The Perryville community was in mourning this week as they remembered Cody Richardson, an athlete, friend, son and sibling who was killed in a car crash last week.
Mr. Richardson, a recent Perryville High School graduate and 2011 state track champion, was a passenger in his friend's SUV on July 13 when the vehicle veered off Red Toad Road near North East and rolled several times. He died at Union Hospital inElkton.
Steven Thornton, of Port Deposit, a teammate and friend of Mr. Richardson who also recently graduated from Perryville High School, was driving at the time of the crash and sustained serious non-life-threatening injuries. The second passenger, Brady Alan McDaniel, 18, of Colora, was also taken to a local hospital with non-life-threatening injuries.
The 18-year-old Mr. Richardson was laid to rest this week following services Tuesday at St. Paul's Lutheran Church in Aberdeen.
"He might have been the most hardworking kid I've ever known," Kelsey Diehl, hurdles coach for Perryville High School, said Wednesday. Mr. Richardson was one of the state's best hurdlers.
Diehl was tearful as she shared her memories of the teen.
"He changed my life not only as a person, but also in my professional outlook," Diehl said. "I tried to make an impact in his life, but he made a huge impact in mine."
Jake Moore, head coach for cross country and indoor and outdoor track and field teams for Perryville, also had nothing but good things to say about Mr. Richardson.
"He's tough to wrap up because he really was a good kid," Moore said.
Moore spoke at Mr. Richardson's funeral service Tuesday and said he was honored to be one of three people asked to speak.
Moore said he first met Mr. Richardson's sister, Cara Richardson.
"His sister was a state champion as an athlete for Perryville and her younger brother came along and freshmen year he played baseball," Moore said.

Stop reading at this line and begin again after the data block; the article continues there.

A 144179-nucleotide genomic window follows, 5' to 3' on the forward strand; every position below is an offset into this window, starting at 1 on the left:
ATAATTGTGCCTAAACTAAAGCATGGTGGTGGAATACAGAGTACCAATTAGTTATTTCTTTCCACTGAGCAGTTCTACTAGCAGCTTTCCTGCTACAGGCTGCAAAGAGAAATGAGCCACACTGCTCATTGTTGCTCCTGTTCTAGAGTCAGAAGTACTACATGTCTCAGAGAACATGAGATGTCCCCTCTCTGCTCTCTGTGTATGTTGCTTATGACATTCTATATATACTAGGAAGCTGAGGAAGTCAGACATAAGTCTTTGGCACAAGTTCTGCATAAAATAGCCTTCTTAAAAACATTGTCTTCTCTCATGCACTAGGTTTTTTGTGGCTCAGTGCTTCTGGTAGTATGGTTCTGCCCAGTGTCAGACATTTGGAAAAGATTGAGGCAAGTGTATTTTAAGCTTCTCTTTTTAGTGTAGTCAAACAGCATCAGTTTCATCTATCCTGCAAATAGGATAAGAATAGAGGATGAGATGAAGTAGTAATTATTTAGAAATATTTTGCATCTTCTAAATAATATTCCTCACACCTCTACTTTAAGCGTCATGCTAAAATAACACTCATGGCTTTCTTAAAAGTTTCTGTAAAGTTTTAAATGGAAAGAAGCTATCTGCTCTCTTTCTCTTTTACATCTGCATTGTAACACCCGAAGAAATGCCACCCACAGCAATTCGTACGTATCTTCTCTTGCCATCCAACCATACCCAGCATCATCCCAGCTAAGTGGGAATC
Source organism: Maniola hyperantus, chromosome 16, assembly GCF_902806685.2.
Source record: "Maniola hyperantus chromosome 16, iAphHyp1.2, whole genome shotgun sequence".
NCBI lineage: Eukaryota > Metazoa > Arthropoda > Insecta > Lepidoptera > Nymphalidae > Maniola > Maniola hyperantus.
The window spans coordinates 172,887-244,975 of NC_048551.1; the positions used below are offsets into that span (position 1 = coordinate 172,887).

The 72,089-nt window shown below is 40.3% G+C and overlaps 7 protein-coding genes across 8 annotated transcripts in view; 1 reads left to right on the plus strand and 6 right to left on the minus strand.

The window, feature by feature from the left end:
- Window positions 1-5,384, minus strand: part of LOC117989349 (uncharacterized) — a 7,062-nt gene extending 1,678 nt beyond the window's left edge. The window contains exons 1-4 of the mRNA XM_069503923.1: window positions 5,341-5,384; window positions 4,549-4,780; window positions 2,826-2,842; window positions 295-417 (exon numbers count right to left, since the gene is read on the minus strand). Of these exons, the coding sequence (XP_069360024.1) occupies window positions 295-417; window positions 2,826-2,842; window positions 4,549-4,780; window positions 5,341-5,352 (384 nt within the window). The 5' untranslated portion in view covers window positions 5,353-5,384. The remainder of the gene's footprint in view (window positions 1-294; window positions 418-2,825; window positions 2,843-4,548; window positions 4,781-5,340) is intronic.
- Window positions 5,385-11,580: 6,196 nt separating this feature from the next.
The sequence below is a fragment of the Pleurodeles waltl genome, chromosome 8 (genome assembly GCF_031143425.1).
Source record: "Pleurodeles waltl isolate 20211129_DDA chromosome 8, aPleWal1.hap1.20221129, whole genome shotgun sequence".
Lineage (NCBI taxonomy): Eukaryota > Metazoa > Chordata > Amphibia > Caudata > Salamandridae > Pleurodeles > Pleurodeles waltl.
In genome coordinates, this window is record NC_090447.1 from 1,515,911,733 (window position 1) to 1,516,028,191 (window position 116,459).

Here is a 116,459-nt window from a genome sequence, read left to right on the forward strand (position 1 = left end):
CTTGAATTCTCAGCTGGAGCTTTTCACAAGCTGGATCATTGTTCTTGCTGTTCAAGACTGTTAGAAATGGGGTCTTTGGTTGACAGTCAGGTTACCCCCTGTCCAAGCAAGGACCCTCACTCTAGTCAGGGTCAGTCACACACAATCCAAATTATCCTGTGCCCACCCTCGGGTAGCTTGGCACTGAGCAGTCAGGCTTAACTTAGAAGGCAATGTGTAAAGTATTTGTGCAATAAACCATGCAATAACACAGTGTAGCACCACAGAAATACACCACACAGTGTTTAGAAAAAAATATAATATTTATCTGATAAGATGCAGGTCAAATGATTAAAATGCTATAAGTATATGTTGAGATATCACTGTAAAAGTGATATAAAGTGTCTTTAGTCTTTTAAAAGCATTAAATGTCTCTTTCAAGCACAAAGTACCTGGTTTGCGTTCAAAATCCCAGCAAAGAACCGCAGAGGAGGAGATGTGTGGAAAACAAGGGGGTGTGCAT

After the season ended, Mr. Richardson participated in a winter fitness program, and Moore said he saw Mr. Richardson's talent for track and field start to show.
"It just seemed like it was meant to be," Moore said.
As a sophomore, Mr. Richardson joined the track team, but it took a while for him to become its star.
"He had so many setbacks," Moore said, adding, "every time he'd get down he'd just get back up."
Moore said the young man faced memory challenges as well as challenges meeting self-set goals.
"He had trouble at birth and one of the long term effects that he had, basically the only thing, was forgetfulness," Moore said.
Moore explained the coaching staff would write events on Mr. Richardson's hand and write out workout regimens so he wouldn't forget. He added that there was hardly a time Mr. Richardson didn't forget his uniform or lock his shoes in the car.
"Sometimes it was a blessing and sometimes it was a curse, the kid could never stay mad because he couldn't remember what he was mad about," Moore said.
Moore said the forgetfulness wasn't intentional and the coaching staff was comfortable making a few extra reminders.
"We never minded doing it because he was such a phenomenal worker, a phenomenal kid and a great athlete," Moore said. "You knew he was going to respond, he was going to do his part, he just needed direction."